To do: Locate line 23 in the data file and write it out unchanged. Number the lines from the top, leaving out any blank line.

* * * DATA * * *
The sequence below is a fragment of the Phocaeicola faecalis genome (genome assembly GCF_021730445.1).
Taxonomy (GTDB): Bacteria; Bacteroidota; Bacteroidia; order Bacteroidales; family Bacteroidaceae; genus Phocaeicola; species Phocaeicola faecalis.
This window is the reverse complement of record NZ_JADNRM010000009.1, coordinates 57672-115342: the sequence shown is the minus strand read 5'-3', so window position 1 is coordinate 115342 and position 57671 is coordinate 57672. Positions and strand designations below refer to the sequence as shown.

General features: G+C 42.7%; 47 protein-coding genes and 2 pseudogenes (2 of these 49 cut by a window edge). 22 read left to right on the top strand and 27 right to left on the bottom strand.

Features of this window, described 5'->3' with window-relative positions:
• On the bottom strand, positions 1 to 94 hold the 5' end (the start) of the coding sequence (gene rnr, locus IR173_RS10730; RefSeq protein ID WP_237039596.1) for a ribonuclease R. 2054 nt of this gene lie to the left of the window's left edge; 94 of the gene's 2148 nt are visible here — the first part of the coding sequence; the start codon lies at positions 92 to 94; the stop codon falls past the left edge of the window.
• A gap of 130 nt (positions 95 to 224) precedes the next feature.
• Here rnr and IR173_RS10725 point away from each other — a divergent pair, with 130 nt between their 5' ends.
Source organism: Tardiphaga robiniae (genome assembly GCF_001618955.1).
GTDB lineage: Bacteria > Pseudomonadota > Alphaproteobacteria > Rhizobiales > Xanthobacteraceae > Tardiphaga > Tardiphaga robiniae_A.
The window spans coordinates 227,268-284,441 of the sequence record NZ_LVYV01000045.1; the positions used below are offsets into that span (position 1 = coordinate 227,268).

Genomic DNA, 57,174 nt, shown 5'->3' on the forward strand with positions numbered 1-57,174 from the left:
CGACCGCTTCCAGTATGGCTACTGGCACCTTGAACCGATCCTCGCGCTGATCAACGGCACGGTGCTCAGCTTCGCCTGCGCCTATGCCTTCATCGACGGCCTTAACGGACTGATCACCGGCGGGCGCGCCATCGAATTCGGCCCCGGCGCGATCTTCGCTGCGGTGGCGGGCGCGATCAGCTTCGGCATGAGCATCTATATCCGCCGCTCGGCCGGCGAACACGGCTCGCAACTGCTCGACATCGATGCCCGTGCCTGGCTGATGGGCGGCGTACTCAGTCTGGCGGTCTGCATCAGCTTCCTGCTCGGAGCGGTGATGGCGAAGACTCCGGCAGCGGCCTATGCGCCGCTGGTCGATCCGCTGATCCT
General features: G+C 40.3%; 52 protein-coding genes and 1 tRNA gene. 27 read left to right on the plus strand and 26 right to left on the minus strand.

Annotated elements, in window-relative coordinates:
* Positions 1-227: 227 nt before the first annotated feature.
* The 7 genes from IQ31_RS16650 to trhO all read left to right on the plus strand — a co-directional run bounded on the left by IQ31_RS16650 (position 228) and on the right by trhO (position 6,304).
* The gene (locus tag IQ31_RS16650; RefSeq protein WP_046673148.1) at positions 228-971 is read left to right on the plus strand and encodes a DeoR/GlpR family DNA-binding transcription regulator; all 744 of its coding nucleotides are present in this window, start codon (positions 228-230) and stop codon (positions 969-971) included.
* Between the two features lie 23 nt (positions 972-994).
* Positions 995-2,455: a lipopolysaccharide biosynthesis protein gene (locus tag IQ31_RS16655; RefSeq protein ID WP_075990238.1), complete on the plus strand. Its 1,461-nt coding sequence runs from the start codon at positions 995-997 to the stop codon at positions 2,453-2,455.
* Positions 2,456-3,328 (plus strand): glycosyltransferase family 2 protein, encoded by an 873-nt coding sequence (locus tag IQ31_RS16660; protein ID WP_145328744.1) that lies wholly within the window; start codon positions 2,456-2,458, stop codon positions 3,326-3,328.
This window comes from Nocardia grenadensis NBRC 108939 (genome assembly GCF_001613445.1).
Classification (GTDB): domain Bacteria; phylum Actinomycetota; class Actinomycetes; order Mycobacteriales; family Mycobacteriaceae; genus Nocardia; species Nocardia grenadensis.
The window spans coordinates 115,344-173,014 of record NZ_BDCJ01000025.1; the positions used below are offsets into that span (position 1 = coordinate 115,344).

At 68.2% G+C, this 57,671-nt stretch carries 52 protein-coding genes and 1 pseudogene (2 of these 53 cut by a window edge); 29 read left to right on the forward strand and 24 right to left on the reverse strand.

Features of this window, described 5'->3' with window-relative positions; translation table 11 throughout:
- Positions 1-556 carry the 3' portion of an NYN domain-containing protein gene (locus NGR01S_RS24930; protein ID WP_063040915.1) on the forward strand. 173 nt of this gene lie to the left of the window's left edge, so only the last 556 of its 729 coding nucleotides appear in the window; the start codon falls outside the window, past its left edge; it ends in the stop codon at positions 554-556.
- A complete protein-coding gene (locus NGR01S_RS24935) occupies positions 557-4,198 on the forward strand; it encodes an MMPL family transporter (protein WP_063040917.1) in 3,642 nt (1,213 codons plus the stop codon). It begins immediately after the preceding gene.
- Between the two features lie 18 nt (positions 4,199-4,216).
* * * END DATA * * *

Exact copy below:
Classification (GTDB): domain Bacteria; phylum Actinomycetota; class Actinomycetes; order Mycobacteriales; family Mycobacteriaceae; genus Nocardia; species Nocardia grenadensis.